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Key Features

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Essentials of Diagnosis
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  • Transient pruritic rash after exposure to freshwater

  • Fever, urticaria, arthralgias, cough, lymphadenitis, and eosinophilia

  • Weight loss, anorexia, hepatosplenomegaly, or hematuria

  • Eggs in stool, urine, or rectal biopsy specimens

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General Considerations
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  • Caused by several species of Schistosoma flukes

    • Schistosoma japonicum, Schistosoma mekongi, and S mansoni involve the intestines

    • Schistosoma haematobium involves the urinary tract

  • Infection is caused by free-swimming larvae (cercariae), which emerge from certain species of freshwater snails

  • The cercariae penetrate human skin, migrate to the liver, and mature into adults, which then migrate through the portal vein to lodge in the bladder veins (S haematobium), superior mesenteric veins (S mekongi and S japonicum), or inferior mesenteric veins (S mansoni)

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Demographics
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  • S japonicum and Smekongi are found in eastern and southeastern Asia

  • S mansoni is found in tropical Africa, the Caribbean, and parts of South America

  • S haematobium is found in Africa

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Clinical Findings

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  • Much of the population in endemic areas is infected but asymptomatic

  • Only heavy infections produce symptoms

  • Schistosomiasis progresses in three distinct phases: acute, chronic, and advanced disease

  • The cercarial penetration may cause a maculopapular, pruritic rash, comprising discrete, erythematous, raised lesions that vary in size from 1 cm to 3 cm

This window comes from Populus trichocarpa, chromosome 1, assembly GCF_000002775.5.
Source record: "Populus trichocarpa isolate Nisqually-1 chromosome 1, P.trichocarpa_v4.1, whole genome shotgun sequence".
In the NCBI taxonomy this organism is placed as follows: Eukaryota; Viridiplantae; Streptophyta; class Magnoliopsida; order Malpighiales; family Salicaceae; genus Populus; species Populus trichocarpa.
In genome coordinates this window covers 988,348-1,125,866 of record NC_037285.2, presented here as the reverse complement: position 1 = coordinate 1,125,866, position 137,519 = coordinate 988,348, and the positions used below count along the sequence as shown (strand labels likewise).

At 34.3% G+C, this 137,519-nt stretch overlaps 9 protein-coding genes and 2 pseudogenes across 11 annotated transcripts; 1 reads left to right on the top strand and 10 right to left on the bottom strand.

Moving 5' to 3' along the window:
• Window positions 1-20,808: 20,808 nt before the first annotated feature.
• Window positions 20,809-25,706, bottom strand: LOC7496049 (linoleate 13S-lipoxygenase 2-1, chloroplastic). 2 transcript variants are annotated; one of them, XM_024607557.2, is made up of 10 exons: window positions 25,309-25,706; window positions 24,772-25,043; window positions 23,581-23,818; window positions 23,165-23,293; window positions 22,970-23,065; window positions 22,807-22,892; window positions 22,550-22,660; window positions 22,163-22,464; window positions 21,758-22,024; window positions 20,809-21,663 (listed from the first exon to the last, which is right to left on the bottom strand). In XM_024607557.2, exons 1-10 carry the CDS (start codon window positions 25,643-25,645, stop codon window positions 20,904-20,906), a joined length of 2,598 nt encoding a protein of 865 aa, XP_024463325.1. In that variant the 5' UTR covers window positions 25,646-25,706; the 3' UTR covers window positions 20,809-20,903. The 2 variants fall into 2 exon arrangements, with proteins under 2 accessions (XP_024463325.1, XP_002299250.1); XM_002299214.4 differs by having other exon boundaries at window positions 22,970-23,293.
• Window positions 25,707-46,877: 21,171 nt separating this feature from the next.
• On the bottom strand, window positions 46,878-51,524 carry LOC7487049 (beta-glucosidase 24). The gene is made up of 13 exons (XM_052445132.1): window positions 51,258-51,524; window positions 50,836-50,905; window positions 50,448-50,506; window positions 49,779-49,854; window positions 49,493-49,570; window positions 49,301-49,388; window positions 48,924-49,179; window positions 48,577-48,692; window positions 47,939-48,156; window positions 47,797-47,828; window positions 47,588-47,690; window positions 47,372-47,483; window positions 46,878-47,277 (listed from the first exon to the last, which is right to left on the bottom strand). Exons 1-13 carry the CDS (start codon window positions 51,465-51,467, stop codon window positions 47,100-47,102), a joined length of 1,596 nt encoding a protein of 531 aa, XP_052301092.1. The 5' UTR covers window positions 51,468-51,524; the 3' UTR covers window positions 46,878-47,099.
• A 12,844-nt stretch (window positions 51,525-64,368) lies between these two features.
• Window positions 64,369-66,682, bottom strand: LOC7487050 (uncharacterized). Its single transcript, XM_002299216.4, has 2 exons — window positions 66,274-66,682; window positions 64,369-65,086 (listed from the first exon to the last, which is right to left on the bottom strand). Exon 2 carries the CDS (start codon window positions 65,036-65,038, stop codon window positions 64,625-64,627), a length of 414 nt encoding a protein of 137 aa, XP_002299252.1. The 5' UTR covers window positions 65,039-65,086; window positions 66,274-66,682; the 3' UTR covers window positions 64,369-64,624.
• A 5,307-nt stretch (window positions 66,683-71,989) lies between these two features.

• Acute schistosomiasis (Katayama syndrome)

    • Can last from days to weeks

    • Can include fever, malaise, cough, diarrhea, hematuria, and right upper quadrant pain

  • Chronic stages of gastrointestinal disease are characterized by

    • Hepatic fibrosis

    • Portal hypertension

    • Splenomegaly

    • Ascites

    • Bleeding from esophageal varices

  • Chronic stages of genitourinary tract disease may result in

    • Obstructive uropathy

    • Stones

    • Infection

    • Bladder cancer

    • Fistulas

    • Anemia due to chronic hematuria

  • Terminal hematuria in children from an endemic region is a red flag for urinary schistosomiasis

  • Spinal cord granulomas and paraplegia due to egg embolization into the Batson plexus have been reported

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Diagnosis

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Laboratory Findings
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  • Diagnosis is made by finding the species-specific eggs in

    • Feces (S japonicum, S mekongi, S mansoni, and occasionally S haematobium)

    • Urine (S haematobium and occasionally S mansoni)

  • If no eggs are found, concentration methods should be used

  • Because the shedding of eggs can vary, three specimens should be obtained.

  • Urine specimens should be collected between 10 AM and 2 PM to coincide with the timing of maximal egg secretion

  • Testing should wait until 2 months after the last known freshwater contact as this is the time required for worms to start producing eggs following infection

  • Serologic may be helpful in making the diagnosis in patients who are not excreting eggs

  • Peripheral eosinophilia is common, and eosinophils may be seen in urine

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Diagnostic Procedures
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  • A rectal biopsy may reveal S mansoni and should be done if other specimens are negative

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